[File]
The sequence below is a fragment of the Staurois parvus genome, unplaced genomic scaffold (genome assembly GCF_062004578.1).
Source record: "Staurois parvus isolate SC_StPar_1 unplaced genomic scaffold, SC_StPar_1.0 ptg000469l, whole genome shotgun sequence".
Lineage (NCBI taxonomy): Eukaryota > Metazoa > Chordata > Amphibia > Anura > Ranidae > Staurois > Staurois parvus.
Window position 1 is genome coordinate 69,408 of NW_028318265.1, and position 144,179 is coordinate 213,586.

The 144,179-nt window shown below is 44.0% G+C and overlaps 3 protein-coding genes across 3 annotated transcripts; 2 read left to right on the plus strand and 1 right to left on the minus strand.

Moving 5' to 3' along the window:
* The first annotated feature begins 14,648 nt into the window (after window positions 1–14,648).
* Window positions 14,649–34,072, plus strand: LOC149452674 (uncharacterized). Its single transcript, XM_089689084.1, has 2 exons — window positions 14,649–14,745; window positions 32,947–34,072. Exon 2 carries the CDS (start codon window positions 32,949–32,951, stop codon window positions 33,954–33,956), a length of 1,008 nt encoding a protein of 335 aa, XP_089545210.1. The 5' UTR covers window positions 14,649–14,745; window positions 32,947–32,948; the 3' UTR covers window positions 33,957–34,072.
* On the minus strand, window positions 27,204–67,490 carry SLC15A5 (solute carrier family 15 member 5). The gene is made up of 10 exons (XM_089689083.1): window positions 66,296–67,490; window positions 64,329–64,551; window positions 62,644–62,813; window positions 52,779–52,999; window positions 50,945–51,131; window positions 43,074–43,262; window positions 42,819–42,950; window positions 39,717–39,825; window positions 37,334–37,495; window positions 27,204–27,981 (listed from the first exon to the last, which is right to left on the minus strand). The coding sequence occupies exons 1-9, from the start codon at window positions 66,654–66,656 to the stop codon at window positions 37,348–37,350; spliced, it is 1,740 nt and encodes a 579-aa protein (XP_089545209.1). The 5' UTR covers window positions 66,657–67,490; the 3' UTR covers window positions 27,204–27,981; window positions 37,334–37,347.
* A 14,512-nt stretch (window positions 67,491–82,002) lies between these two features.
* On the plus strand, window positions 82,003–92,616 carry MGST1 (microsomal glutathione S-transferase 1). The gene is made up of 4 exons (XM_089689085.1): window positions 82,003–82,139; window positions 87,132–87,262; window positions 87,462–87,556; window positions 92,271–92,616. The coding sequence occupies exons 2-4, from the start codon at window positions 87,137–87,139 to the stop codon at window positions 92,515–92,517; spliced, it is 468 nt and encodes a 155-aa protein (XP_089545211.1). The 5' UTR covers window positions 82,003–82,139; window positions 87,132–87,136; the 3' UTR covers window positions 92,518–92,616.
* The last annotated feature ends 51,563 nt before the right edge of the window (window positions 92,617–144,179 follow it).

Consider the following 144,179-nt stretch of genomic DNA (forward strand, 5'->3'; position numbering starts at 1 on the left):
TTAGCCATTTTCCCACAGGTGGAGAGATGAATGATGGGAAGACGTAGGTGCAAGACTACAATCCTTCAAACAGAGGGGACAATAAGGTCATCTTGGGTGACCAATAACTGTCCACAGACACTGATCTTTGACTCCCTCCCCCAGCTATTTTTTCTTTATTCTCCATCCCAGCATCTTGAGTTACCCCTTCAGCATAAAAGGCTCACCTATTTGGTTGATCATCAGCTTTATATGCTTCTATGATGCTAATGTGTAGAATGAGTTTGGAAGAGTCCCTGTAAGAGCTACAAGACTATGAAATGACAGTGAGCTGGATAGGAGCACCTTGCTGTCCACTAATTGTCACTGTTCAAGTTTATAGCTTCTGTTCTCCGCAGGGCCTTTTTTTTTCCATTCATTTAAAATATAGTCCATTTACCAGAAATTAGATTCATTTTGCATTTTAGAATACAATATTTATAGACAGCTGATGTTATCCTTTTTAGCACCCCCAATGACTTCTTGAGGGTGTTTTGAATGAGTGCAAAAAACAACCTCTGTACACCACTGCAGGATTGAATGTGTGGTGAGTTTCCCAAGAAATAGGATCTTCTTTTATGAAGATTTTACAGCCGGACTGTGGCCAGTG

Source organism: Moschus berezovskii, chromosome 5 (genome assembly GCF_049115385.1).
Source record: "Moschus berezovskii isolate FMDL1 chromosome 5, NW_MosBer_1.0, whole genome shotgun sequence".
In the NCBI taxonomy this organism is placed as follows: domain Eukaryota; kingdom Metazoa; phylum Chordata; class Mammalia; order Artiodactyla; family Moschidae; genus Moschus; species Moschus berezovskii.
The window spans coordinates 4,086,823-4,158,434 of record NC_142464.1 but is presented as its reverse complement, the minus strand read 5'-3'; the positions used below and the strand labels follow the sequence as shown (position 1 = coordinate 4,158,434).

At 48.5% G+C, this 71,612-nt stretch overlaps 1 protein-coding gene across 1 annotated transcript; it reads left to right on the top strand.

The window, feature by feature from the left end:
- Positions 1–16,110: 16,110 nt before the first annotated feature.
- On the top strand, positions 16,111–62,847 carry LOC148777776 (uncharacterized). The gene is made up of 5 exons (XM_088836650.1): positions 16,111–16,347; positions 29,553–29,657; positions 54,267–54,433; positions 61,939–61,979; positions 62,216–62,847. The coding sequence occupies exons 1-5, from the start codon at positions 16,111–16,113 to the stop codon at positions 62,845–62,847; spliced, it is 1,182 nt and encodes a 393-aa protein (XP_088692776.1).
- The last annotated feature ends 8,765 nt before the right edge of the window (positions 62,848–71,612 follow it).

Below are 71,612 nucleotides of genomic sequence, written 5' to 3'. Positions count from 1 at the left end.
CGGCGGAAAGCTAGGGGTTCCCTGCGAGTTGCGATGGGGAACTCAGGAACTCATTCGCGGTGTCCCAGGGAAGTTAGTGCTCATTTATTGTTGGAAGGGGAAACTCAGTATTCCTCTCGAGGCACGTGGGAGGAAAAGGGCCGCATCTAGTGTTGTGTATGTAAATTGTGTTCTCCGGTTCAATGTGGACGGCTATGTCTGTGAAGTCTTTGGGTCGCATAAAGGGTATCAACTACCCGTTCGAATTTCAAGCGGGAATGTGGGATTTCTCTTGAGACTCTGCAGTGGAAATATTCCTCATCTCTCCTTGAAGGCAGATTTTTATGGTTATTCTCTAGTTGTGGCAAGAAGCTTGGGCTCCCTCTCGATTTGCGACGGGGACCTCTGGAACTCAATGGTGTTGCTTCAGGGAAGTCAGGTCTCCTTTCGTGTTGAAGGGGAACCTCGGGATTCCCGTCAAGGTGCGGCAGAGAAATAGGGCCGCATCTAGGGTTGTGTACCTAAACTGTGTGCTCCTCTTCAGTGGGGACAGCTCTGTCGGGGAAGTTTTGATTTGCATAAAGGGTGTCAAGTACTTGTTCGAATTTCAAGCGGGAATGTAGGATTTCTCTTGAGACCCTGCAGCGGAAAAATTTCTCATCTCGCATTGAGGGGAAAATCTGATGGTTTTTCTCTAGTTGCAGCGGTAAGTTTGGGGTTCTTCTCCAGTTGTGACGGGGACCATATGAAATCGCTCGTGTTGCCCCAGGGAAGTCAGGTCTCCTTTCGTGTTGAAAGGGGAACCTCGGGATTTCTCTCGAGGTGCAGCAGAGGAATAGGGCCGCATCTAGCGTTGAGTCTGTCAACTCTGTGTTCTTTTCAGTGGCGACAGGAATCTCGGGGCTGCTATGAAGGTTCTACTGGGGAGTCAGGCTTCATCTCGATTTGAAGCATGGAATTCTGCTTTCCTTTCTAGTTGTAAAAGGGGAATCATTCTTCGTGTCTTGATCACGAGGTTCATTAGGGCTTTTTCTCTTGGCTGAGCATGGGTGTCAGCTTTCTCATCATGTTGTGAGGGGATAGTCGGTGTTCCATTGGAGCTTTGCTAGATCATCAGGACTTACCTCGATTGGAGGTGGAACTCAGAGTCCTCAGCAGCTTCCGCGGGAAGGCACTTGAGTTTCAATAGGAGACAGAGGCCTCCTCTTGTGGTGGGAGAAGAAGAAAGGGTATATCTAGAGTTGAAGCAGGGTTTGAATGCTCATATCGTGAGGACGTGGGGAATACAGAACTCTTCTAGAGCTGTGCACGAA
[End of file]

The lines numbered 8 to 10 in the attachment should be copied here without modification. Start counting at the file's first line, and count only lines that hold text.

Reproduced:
* Window positions 14,649–34,072, plus strand: LOC149452674 (uncharacterized). Its single transcript, XM_089689084.1, has 2 exons — window positions 14,649–14,745; window positions 32,947–34,072. Exon 2 carries the CDS (start codon window positions 32,949–32,951, stop codon window positions 33,954–33,956), a length of 1,008 nt encoding a protein of 335 aa, XP_089545210.1. The 5' UTR covers window positions 14,649–14,745; window positions 32,947–32,948; the 3' UTR covers window positions 33,957–34,072.
* On the minus strand, window positions 27,204–67,490 carry SLC15A5 (solute carrier family 15 member 5). The gene is made up of 10 exons (XM_089689083.1): window positions 66,296–67,490; window positions 64,329–64,551; window positions 62,644–62,813; window positions 52,779–52,999; window positions 50,945–51,131; window positions 43,074–43,262; window positions 42,819–42,950; window positions 39,717–39,825; window positions 37,334–37,495; window positions 27,204–27,981 (listed from the first exon to the last, which is right to left on the minus strand). The coding sequence occupies exons 1-9, from the start codon at window positions 66,654–66,656 to the stop codon at window positions 37,348–37,350; spliced, it is 1,740 nt and encodes a 579-aa protein (XP_089545209.1). The 5' UTR covers window positions 66,657–67,490; the 3' UTR covers window positions 27,204–27,981; window positions 37,334–37,347.
* A 14,512-nt stretch (window positions 67,491–82,002) lies between these two features.